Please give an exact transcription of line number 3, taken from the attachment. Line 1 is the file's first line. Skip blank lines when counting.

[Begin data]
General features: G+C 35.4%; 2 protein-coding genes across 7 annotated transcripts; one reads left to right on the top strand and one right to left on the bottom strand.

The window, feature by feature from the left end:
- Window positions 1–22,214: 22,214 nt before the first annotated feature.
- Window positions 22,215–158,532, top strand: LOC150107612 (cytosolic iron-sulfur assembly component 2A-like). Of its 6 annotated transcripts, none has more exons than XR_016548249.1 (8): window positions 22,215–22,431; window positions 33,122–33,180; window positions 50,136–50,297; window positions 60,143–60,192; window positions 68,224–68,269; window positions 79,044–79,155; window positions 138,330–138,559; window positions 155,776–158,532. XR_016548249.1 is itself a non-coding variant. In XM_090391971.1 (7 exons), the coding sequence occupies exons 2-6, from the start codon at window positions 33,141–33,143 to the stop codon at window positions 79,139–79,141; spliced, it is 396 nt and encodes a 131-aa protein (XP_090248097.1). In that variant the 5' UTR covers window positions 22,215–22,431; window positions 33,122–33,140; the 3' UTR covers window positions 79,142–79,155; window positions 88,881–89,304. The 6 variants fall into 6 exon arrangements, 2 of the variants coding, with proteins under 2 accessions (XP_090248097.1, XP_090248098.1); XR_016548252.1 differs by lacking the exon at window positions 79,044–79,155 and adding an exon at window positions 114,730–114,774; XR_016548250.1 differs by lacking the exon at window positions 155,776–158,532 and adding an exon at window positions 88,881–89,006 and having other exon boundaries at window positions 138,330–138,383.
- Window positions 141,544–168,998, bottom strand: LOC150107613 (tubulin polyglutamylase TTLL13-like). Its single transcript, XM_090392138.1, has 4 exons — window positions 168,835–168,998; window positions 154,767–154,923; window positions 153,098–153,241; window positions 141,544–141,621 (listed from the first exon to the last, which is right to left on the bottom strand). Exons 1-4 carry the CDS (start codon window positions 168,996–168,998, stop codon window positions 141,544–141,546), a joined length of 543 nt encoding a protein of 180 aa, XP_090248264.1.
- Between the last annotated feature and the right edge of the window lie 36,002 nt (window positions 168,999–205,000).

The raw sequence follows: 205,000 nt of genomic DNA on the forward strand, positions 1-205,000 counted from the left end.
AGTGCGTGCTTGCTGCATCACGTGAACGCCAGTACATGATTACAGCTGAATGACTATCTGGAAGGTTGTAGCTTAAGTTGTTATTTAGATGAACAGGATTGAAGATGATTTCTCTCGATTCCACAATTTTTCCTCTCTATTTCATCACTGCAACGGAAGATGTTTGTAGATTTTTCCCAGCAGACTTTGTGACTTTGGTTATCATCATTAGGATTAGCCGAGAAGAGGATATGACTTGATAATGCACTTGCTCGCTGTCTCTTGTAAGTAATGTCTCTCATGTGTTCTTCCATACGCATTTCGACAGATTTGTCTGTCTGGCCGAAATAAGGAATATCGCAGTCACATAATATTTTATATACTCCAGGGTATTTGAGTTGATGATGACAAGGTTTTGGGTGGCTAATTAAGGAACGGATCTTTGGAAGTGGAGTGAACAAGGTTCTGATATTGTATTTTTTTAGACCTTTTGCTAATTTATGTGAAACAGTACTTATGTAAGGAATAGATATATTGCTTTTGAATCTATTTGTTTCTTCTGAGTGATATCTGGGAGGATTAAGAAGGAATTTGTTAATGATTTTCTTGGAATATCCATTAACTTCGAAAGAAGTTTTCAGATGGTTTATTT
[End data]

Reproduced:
- Window positions 1–22,214: 22,214 nt before the first annotated feature.